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School CP - May 2004
Sunday Times, Johannesburg, 16 May 2004
School head in caning probe
Pupil claims she was hit with stick for skipping class
By Bongani Mthethwa
The police and Education Department are investigating complaints of corporal punishment against a Durban high school principal.
Shante Jansen, a Grade 9 pupil at Glenhaven Secondary School in Verulam, alleges that principal Pat Moodley beat her and other pupils with a stick for bunking a lesson.
The 14-year-old, who sustained a swollen wrist, said she was terrified of returning to school as a result of the incident.
Verulam police station commissioner Superintendent Leon Matthysen confirmed that they were investigating complaints of assault and intimidation against Moodley.
The Education Department's spokesperson for the eThekwini region, Dr Joyce Harilal, said the matter was being investigated.
Moodley declined to comment, referring enquiries to the department.
Jansen alleges that she and a group of classmates were given a hiding for failing to attend an English class on Tuesday.
The group decided to watch a soccer match on the school grounds when their teacher did not turn up.
Jansen said they were reprimanded by their form teacher for not attending the English class.
The pupils were then sent to the principal's office.
Jansen claims Moodley hit her once on her right hand and left hand with a stick.
"His next shot landed on my fingers, and he said that's not a shot and he hit me again on my other hand."
According to a report by the Redcliffe Clinic which Jansen visited after the incident, she "suffered minimal movement of her right hand due to the severity of the pain resulting from a swollen wrist".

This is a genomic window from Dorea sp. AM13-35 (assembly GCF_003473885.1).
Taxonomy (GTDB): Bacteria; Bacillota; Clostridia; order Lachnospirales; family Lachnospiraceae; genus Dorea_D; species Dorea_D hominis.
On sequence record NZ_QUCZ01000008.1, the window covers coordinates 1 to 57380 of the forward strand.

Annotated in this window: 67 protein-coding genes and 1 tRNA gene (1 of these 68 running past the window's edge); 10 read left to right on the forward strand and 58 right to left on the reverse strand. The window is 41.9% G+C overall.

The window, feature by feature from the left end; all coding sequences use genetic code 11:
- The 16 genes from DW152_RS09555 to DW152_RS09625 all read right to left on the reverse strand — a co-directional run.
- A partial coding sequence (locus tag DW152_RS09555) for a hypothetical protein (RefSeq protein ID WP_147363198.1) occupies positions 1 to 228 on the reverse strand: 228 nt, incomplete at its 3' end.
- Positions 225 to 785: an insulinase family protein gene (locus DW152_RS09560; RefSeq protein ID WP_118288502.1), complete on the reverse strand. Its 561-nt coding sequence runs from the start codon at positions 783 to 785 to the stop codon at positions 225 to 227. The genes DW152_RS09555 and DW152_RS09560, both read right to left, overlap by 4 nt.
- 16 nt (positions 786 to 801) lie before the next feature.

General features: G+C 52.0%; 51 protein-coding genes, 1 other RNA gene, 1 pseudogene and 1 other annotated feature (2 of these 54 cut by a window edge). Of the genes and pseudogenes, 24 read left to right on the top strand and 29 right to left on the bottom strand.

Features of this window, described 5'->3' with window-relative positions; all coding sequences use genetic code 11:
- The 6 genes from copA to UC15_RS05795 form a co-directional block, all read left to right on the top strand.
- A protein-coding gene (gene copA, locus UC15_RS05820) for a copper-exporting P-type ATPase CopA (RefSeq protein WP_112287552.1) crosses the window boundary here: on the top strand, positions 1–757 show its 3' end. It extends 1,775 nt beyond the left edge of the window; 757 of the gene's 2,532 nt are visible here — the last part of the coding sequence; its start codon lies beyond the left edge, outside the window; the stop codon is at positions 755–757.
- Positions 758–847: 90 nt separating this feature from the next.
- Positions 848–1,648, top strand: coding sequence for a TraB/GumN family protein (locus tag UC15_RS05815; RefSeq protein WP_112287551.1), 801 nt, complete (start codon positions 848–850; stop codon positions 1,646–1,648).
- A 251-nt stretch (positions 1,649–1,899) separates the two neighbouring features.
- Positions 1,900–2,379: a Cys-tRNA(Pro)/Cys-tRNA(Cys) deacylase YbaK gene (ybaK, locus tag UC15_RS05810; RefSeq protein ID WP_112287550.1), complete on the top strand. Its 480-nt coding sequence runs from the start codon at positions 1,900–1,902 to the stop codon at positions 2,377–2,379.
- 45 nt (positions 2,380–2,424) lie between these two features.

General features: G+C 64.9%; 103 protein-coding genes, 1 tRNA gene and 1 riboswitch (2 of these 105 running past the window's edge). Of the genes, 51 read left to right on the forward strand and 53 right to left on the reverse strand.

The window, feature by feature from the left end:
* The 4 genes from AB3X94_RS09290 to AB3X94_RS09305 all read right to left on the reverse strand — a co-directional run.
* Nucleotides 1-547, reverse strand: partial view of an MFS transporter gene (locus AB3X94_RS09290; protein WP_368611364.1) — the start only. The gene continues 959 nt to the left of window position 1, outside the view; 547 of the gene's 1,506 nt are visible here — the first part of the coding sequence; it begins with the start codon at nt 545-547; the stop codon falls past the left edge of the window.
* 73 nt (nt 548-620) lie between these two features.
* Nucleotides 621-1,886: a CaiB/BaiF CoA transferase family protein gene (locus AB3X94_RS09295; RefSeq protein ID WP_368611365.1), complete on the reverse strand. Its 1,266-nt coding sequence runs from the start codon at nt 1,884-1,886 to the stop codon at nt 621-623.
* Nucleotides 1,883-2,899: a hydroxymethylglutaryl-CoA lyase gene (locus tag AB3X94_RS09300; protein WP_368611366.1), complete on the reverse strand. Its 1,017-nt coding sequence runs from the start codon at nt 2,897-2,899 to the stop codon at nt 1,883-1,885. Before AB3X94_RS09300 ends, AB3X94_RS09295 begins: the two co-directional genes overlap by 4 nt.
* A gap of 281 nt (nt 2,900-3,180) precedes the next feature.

She was then referred to the Osindisweni Mission Hospital, where she was examined by Dr V L Jairam.
Her father, Isaac Jansen, 40, said he was very upset.
"I feel very hurt, and something must be done about this. This means that I must keep my child out of school until action is taken against the principal.
"Justice must be done," he said.
Glenhaven's school governing body chairman, Mike Pillay, confirmed that allegations against Moodley were being investigated by the education department.
"But, for now, they remain allegations," he said.
"We have a school code of conduct, and definitely we are clear that this is not allowed in schools and has not been allowed from the time the Schools Act came into being. So we don't condone that type of activity."
Provincial education spokes-man Mandla Msibi said: "Corporal punishment is banned in our schools, and we don't allow it in any form."
Msibi said if Moodley was found guilty, he could be suspended or dismissed, depending on the severity of the offence.
"We've dismissed quite a number of people for that, and we have disciplined a number of people."
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